I appreciate the concerns raised about the selection for the men’s 800 metres team ahead of next month’s IAAF World Championships in London. Looking on the bright side, this is a good problem to have.
A friend from Botswana even quipped that Kenya has a problem selecting the best from a huge pool, while Botswana have just Nijel Amos to pick from in the 800 metres!
The back-and-forth over Michael Saruni’s fate in ‘Team Kenya’ should, hopefully, come to an amicable settlement and the fact that he has remained in camp is a good sign.
There is no doubting the fact that all five athletes in camp — Saruni, David Rudisha, Emmanuel Korir, Kipyegon Bett and Ferguson Rotich — are world class and deserve a ticket to London.
Korir and Bett are in the team by right, having clinched the top two places during the trials while Saruni and Ferguson Rotich were third and fourth respectively. While Rotich has a wildcard by virtue of having won the Diamond League title last season, Rudisha is the defending champion.
Rudisha’s achievements over the last few years speak volumes and he is a huge inspiration to the team. He is also the world record holder and the first human being to run under one minute and 41 seconds, with his world record 1:40.91. Rudisha is also the world and Olympic champion.
What would you do if you were in the shoes of Athletics Kenya’s selectors?
One thing is very clear, only four athletes can be entered and the AK selectors will have to make painful decision of dropping one of the five for the trip to London. It doesn’t really matter who goes, there will still be hue and cry from fans and the public, either way.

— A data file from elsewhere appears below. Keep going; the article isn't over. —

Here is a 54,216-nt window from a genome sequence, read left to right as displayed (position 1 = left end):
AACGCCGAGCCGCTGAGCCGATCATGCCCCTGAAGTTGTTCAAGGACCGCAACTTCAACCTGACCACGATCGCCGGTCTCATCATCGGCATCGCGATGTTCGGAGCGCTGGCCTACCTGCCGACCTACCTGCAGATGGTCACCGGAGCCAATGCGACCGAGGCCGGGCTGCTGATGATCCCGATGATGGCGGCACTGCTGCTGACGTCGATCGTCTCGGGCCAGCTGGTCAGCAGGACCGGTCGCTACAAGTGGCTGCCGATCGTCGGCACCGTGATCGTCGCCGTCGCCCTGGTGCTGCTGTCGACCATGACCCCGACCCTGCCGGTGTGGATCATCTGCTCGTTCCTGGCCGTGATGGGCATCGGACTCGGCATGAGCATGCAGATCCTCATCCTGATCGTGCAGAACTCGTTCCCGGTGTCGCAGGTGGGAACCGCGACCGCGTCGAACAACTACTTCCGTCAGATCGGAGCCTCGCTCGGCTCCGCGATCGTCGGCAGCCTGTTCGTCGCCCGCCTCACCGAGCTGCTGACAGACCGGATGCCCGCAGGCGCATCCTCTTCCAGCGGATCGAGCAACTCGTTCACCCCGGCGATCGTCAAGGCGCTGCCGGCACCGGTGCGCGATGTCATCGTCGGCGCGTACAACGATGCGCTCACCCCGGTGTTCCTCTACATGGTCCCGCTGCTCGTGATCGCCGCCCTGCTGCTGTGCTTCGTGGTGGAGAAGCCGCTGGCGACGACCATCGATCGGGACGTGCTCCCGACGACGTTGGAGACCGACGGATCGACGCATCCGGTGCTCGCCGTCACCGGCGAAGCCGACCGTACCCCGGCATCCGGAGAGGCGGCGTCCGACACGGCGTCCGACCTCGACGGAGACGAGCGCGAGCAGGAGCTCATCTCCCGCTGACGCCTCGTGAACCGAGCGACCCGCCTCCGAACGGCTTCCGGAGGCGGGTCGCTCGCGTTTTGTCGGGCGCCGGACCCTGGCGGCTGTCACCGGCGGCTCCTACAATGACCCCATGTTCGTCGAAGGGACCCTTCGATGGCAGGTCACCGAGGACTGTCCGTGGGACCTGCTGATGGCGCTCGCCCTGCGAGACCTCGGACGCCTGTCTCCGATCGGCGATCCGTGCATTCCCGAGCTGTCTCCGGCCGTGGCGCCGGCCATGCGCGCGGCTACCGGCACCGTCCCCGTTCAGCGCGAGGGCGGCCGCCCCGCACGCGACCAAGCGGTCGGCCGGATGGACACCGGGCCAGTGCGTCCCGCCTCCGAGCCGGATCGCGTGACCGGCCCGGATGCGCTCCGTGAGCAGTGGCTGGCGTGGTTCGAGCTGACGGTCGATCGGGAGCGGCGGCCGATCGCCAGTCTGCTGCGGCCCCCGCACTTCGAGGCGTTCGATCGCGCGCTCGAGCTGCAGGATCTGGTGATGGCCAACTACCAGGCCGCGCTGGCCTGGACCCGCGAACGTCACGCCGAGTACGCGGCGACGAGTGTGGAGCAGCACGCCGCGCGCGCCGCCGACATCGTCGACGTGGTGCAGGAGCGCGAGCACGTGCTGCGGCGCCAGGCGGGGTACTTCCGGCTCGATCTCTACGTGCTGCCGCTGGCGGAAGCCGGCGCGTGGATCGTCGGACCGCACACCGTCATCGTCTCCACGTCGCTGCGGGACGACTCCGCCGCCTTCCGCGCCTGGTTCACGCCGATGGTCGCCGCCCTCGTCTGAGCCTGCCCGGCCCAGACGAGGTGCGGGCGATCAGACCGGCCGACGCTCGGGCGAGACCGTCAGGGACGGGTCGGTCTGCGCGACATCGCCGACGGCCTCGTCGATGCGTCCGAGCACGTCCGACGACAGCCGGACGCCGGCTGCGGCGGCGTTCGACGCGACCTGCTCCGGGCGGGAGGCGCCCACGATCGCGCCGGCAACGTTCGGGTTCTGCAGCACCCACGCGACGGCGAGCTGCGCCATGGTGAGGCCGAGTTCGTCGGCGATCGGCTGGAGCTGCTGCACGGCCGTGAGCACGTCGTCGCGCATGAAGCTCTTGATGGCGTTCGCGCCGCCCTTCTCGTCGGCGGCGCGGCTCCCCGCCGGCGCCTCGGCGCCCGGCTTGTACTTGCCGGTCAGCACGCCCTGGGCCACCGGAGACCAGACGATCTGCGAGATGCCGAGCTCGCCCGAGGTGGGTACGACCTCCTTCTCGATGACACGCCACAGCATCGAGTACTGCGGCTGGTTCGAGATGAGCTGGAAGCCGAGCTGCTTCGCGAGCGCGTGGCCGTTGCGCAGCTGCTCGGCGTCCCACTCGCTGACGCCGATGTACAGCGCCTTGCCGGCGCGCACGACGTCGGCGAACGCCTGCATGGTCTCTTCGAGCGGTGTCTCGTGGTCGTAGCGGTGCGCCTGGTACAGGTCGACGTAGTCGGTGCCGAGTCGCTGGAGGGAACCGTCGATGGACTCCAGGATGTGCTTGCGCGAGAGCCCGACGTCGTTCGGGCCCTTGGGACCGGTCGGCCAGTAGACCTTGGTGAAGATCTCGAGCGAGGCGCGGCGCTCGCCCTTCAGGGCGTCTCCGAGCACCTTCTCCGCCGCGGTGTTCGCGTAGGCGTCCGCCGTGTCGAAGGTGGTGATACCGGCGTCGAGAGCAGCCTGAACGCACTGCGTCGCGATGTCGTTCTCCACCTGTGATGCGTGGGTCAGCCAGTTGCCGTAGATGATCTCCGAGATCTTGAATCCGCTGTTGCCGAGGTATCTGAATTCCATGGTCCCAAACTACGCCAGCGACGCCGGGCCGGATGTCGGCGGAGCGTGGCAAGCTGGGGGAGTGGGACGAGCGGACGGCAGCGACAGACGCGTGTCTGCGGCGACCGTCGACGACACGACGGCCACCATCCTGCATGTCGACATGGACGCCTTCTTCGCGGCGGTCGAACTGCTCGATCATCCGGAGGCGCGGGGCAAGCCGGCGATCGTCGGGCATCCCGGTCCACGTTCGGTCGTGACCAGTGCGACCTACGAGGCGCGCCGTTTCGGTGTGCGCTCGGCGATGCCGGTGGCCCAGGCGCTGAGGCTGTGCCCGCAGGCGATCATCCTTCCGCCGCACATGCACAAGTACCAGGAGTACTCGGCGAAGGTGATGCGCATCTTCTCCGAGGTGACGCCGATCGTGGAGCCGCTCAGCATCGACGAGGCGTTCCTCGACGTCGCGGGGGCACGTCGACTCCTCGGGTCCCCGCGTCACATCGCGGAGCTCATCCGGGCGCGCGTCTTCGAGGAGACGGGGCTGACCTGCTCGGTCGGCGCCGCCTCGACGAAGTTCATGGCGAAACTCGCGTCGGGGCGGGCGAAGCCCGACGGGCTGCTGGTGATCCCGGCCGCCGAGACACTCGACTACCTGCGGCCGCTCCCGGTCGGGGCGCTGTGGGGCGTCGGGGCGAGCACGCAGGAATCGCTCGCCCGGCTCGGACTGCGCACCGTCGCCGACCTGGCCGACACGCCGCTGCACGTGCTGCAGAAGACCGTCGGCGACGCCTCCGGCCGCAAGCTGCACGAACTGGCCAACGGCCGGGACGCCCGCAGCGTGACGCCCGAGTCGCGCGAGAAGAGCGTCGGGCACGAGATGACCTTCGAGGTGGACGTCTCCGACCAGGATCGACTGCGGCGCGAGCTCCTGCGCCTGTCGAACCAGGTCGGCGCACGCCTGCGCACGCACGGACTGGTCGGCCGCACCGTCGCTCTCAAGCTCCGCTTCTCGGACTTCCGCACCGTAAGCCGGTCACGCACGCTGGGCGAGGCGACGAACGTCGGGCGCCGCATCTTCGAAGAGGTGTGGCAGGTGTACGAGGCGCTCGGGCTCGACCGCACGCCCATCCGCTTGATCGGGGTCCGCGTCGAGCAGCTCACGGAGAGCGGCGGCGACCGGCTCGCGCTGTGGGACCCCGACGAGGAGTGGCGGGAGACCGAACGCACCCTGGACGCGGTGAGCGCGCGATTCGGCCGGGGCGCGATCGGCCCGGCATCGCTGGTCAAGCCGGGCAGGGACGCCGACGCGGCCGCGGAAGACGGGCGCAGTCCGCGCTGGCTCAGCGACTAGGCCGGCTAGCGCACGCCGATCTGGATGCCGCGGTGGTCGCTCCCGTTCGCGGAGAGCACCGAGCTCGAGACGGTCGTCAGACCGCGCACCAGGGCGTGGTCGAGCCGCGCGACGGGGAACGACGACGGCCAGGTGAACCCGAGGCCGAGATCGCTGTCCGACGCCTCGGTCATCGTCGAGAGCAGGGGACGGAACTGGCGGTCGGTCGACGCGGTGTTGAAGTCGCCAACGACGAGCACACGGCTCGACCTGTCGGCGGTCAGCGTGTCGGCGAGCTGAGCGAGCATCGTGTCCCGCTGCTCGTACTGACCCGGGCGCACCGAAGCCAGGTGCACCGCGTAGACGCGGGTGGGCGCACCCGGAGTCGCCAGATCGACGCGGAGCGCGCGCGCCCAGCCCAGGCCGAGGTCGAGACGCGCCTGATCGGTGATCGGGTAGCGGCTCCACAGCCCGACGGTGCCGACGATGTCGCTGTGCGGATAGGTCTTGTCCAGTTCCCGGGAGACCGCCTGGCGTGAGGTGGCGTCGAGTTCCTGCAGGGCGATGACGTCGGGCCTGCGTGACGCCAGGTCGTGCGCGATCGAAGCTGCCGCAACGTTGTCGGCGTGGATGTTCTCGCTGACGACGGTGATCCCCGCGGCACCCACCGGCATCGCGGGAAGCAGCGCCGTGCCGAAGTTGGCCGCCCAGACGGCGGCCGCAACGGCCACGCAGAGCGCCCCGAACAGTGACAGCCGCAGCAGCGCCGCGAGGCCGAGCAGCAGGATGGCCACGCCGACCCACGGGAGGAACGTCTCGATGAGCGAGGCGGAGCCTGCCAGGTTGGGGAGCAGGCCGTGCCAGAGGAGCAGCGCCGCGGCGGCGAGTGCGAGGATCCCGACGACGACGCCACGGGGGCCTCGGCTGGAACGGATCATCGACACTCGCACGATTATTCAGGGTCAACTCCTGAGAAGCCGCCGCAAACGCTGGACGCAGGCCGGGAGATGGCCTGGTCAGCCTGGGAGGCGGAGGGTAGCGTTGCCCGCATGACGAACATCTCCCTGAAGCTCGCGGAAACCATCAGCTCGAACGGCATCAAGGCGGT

But while tackling this enviable problem, we must not lose sight of the fact that Kenya is not competing in the 800 metres alone, and that 42 athletes will represent the country in many other events as well.
Dwelling too much on the 800m selection risks disrupting the team’s general focus and could pollute other performances.
After all, it doesn’t really matter who wins the 800m title in London at the final on August 8 — on the same day as we go to the polls in the General Election — as long as he is Kenyan!
The team to London needs the sort of attention and support our youth were accorded as they flew the flag at the recent IAAF World Under-18 Championships in Nairobi.
For they are the glue that will hold our national fabric together during this tension-packed elections period.
Issues of athletes or officials belonging to “certain camps” need not arise as the team is united under one camp — the Kenyan camp.